FF Marselis crossbreeds geometric and humanistic forms, creating a freshly dynamic sans serif family. All of the counters in the typeface are open; this aids readers’ eyes quickly flow across lines of text, without experiencing hang-ups. Certain superfluous strokes have been eliminated – there are no spurs on the b or q, for instance. The alphabet’s diagonals all bow outwards slightly, adding flavor to the “A”, “K”, “R”, “V”, “W”, “X”, “Y” and “Z”.
Many designers chance upon using the same graphic shape for the lowercase “a” and “e” – indeed, the idea seems simple enough: just rotate the form 180º and you should be done! However, almost all attempts at this sort of theoretical simplification fail in practice. With his design for FF Marselis, Jan Maack has found a key to making it work. Rather than whole letterforms, a tear-drop form repeats throughout the alphabet, not only in the bowl of the lowercase “a” or “e”, but also in the “k” and the uppercase “Q”. This tear-drop for is a vivid, smooth junction of strokes, most commonly seen in the connection of the lower curves with the vertical stem in lowercase “a” of many typical grotesk-style sans serifs.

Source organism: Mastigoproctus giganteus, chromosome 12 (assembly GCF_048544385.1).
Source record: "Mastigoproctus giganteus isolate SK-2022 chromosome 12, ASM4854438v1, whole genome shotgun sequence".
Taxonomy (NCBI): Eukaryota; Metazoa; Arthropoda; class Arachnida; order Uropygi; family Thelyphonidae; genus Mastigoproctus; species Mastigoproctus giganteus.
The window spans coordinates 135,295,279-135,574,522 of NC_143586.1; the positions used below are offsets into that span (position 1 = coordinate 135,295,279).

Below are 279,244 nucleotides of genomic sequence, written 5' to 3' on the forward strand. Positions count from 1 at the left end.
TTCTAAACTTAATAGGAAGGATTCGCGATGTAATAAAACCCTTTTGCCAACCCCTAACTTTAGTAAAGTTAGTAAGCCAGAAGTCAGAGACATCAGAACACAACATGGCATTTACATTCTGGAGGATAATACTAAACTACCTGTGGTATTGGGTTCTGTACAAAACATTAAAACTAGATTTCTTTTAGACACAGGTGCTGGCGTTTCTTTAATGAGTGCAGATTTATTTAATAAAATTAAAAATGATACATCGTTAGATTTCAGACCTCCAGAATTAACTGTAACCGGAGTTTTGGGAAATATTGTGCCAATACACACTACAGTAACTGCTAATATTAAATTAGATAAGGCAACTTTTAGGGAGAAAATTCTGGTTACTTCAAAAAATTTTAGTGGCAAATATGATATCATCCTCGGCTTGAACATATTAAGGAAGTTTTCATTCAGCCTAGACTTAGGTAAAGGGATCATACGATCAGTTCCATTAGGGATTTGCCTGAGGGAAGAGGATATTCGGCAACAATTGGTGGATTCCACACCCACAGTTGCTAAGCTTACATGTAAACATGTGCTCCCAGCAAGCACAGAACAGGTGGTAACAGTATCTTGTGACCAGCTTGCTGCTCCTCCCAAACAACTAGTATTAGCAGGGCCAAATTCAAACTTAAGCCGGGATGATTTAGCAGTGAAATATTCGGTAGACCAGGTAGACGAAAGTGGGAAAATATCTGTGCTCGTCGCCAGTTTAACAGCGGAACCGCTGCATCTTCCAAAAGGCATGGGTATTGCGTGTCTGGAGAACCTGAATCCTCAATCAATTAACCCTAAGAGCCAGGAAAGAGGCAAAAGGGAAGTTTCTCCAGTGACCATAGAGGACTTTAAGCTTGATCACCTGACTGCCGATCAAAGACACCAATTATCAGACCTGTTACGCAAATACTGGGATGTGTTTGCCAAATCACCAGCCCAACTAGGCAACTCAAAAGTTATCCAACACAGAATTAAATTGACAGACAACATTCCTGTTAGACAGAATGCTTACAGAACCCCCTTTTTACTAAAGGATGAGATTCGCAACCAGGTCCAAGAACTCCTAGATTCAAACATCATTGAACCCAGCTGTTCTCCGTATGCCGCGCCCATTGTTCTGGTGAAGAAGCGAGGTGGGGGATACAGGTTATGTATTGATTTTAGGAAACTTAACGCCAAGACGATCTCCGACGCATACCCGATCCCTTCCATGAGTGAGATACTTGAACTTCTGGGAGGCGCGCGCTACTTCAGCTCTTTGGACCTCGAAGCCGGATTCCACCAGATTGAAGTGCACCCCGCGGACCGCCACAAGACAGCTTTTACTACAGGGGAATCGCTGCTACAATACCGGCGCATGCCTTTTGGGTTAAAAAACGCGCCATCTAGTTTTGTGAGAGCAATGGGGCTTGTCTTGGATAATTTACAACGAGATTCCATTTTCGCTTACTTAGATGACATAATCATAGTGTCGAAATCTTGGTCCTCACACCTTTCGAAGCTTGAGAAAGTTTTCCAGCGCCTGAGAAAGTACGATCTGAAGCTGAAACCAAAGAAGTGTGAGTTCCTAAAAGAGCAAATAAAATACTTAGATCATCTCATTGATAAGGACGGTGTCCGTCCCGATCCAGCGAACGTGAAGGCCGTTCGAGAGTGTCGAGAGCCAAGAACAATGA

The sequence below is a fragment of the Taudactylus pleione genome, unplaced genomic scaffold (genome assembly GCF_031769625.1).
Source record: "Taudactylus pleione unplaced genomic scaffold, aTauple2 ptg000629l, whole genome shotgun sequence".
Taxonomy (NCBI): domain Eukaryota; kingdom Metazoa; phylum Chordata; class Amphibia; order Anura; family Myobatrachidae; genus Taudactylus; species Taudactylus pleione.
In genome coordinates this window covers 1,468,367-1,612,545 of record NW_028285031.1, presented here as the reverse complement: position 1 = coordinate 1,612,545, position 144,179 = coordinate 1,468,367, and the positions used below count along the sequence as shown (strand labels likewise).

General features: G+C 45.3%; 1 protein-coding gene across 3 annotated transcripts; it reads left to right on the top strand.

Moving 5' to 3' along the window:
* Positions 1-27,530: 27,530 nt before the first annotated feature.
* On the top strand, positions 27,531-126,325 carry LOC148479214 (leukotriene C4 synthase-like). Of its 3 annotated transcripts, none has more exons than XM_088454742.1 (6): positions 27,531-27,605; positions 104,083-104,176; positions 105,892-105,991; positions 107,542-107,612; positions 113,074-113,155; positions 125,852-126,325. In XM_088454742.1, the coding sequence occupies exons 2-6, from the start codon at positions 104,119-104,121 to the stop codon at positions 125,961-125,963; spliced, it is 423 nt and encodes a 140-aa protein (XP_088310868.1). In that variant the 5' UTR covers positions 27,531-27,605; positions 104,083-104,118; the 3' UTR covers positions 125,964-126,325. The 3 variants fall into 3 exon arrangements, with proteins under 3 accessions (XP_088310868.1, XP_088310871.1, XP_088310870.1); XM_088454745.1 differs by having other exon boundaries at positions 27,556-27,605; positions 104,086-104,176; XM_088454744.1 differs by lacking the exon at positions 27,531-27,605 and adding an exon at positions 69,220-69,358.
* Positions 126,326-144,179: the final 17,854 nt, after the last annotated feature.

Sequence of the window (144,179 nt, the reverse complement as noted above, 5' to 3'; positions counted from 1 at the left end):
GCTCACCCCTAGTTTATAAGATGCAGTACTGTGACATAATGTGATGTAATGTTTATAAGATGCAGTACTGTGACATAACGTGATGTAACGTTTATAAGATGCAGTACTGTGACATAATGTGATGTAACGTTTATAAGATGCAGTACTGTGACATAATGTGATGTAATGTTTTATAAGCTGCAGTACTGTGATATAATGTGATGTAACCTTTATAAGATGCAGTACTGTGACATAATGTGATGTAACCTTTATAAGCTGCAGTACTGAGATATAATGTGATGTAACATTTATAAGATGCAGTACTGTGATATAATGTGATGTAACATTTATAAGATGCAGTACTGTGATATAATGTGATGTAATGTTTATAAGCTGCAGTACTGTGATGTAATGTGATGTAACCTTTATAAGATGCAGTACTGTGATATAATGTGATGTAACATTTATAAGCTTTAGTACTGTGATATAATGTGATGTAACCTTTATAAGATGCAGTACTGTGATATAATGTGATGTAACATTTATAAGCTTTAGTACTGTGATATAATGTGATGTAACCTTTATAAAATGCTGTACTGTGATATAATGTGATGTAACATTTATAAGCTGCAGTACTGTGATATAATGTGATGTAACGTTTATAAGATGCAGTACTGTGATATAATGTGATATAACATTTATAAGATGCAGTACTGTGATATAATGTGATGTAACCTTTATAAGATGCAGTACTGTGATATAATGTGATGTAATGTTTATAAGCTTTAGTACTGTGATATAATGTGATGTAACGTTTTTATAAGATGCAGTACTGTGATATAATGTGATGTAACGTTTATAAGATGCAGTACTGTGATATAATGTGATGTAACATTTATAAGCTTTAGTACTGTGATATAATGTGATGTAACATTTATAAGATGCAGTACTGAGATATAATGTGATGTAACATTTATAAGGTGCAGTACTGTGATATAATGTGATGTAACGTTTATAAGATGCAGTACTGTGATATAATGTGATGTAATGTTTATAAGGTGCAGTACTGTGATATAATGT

FF Marselis offers several figure styles per font, including oldstyle figures. The family includes four weights – Light, Regular, Bold and Black. Each weight has a companion italic. Several letterforms change between the upright and italic fonts; for instance, the “a” becomes single-storied, and the “f” grows a descender.
When designing the Slab version Jan Maack has not just added serifs but revised the letter forms. FF Marselis Slab has rounded inner corners to make the serifs more subtle; it has more closed counters, a slightly reduced horizontal thickness and uneven diagonals. Contrary to the Sans version, the b has a stem in FF Marselis Slab, and the k has a longer leg, bending outward. The weight range in the Sans and Slab version is the same, so this super family is particularly suitable for corporate design.
FF Marselis Slab supports 113 different languages such as Spanish, English, Portuguese, German and French in Latin scripts. (Please note that not all languages are available for all formats.)